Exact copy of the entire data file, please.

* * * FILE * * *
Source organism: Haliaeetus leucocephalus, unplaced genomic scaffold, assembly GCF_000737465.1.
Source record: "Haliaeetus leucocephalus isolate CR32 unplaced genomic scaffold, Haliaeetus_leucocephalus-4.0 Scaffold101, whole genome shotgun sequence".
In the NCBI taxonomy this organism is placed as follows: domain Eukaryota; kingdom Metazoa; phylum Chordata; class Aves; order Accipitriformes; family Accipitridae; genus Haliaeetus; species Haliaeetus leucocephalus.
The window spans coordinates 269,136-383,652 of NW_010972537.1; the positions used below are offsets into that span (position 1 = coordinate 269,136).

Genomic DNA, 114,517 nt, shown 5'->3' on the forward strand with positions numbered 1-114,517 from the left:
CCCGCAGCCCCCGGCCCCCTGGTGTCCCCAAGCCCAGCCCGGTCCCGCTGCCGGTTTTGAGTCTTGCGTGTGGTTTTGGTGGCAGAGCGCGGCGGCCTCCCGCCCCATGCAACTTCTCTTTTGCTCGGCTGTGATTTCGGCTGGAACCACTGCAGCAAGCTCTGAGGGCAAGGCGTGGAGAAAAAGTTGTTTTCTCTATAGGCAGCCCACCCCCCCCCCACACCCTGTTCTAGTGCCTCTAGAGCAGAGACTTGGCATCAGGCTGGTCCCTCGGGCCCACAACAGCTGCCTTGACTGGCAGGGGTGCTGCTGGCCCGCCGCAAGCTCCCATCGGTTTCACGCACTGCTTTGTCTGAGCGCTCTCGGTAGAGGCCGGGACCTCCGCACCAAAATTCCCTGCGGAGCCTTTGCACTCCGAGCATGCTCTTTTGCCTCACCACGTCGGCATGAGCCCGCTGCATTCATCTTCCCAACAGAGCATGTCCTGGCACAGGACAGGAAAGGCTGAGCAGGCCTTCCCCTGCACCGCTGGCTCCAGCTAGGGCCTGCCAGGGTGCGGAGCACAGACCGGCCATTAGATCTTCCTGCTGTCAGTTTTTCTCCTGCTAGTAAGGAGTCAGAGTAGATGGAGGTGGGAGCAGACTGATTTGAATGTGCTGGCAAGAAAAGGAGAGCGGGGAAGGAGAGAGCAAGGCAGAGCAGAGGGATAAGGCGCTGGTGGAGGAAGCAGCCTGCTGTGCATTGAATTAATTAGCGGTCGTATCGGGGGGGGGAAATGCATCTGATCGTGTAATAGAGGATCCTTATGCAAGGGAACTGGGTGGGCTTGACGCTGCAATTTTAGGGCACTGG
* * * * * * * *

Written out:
Source organism: Haliaeetus leucocephalus, unplaced genomic scaffold, assembly GCF_000737465.1.
Source record: "Haliaeetus leucocephalus isolate CR32 unplaced genomic scaffold, Haliaeetus_leucocephalus-4.0 Scaffold101, whole genome shotgun sequence".
In the NCBI taxonomy this organism is placed as follows: domain Eukaryota; kingdom Metazoa; phylum Chordata; class Aves; order Accipitriformes; family Accipitridae; genus Haliaeetus; species Haliaeetus leucocephalus.
The window spans coordinates 269,136-383,652 of NW_010972537.1; the positions used below are offsets into that span (position 1 = coordinate 269,136).

Genomic DNA, 114,517 nt, shown 5'->3' on the forward strand with positions numbered 1-114,517 from the left:
CCCGCAGCCCCCGGCCCCCTGGTGTCCCCAAGCCCAGCCCGGTCCCGCTGCCGGTTTTGAGTCTTGCGTGTGGTTTTGGTGGCAGAGCGCGGCGGCCTCCCGCCCCATGCAACTTCTCTTTTGCTCGGCTGTGATTTCGGCTGGAACCACTGCAGCAAGCTCTGAGGGCAAGGCGTGGAGAAAAAGTTGTTTTCTCTATAGGCAGCCCACCCCCCCCCCACACCCTGTTCTAGTGCCTCTAGAGCAGAGACTTGGCATCAGGCTGGTCCCTCGGGCCCACAACAGCTGCCTTGACTGGCAGGGGTGCTGCTGGCCCGCCGCAAGCTCCCATCGGTTTCACGCACTGCTTTGTCTGAGCGCTCTCGGTAGAGGCCGGGACCTCCGCACCAAAATTCCCTGCGGAGCCTTTGCACTCCGAGCATGCTCTTTTGCCTCACCACGTCGGCATGAGCCCGCTGCATTCATCTTCCCAACAGAGCATGTCCTGGCACAGGACAGGAAAGGCTGAGCAGGCCTTCCCCTGCACCGCTGGCTCCAGCTAGGGCCTGCCAGGGTGCGGAGCACAGACCGGCCATTAGATCTTCCTGCTGTCAGTTTTTCTCCTGCTAGTAAGGAGTCAGAGTAGATGGAGGTGGGAGCAGACTGATTTGAATGTGCTGGCAAGAAAAGGAGAGCGGGGAAGGAGAGAGCAAGGCAGAGCAGAGGGATAAGGCGCTGGTGGAGGAAGCAGCCTGCTGTGCATTGAATTAATTAGCGGTCGTATCGGGGGGGGGAAATGCATCTGATCGTGTAATAGAGGATCCTTATGCAAGGGAACTGGGTGGGCTTGACGCTGCAATTTTAGGGCACTGG